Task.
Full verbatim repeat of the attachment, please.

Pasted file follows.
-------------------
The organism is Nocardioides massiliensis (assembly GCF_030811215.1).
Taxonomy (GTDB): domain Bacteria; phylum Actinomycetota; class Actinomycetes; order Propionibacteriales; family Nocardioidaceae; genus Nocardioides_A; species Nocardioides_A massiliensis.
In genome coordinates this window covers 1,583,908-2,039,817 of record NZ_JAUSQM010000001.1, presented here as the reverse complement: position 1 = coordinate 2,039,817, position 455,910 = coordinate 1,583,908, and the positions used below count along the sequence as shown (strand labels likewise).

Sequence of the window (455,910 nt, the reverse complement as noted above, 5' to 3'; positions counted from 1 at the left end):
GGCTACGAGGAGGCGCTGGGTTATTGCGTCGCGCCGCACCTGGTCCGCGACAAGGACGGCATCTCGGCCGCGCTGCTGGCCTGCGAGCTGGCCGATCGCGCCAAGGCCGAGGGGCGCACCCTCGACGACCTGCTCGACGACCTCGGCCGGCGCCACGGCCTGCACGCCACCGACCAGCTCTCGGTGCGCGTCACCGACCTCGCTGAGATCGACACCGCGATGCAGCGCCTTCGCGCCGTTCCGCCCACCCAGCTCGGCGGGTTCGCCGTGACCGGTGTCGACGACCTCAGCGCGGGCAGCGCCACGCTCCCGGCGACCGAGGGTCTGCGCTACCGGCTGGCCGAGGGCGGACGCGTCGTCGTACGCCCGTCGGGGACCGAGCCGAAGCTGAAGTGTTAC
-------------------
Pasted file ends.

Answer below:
The organism is Nocardioides massiliensis (assembly GCF_030811215.1).
Taxonomy (GTDB): domain Bacteria; phylum Actinomycetota; class Actinomycetes; order Propionibacteriales; family Nocardioidaceae; genus Nocardioides_A; species Nocardioides_A massiliensis.
In genome coordinates this window covers 1,583,908-2,039,817 of record NZ_JAUSQM010000001.1, presented here as the reverse complement: position 1 = coordinate 2,039,817, position 455,910 = coordinate 1,583,908, and the positions used below count along the sequence as shown (strand labels likewise).

Sequence of the window (455,910 nt, the reverse complement as noted above, 5' to 3'; positions counted from 1 at the left end):
GGCTACGAGGAGGCGCTGGGTTATTGCGTCGCGCCGCACCTGGTCCGCGACAAGGACGGCATCTCGGCCGCGCTGCTGGCCTGCGAGCTGGCCGATCGCGCCAAGGCCGAGGGGCGCACCCTCGACGACCTGCTCGACGACCTCGGCCGGCGCCACGGCCTGCACGCCACCGACCAGCTCTCGGTGCGCGTCACCGACCTCGCTGAGATCGACACCGCGATGCAGCGCCTTCGCGCCGTTCCGCCCACCCAGCTCGGCGGGTTCGCCGTGACCGGTGTCGACGACCTCAGCGCGGGCAGCGCCACGCTCCCGGCGACCGAGGGTCTGCGCTACCGGCTGGCCGAGGGCGGACGCGTCGTCGTACGCCCGTCGGGGACCGAGCCGAAGCTGAAGTGTTAC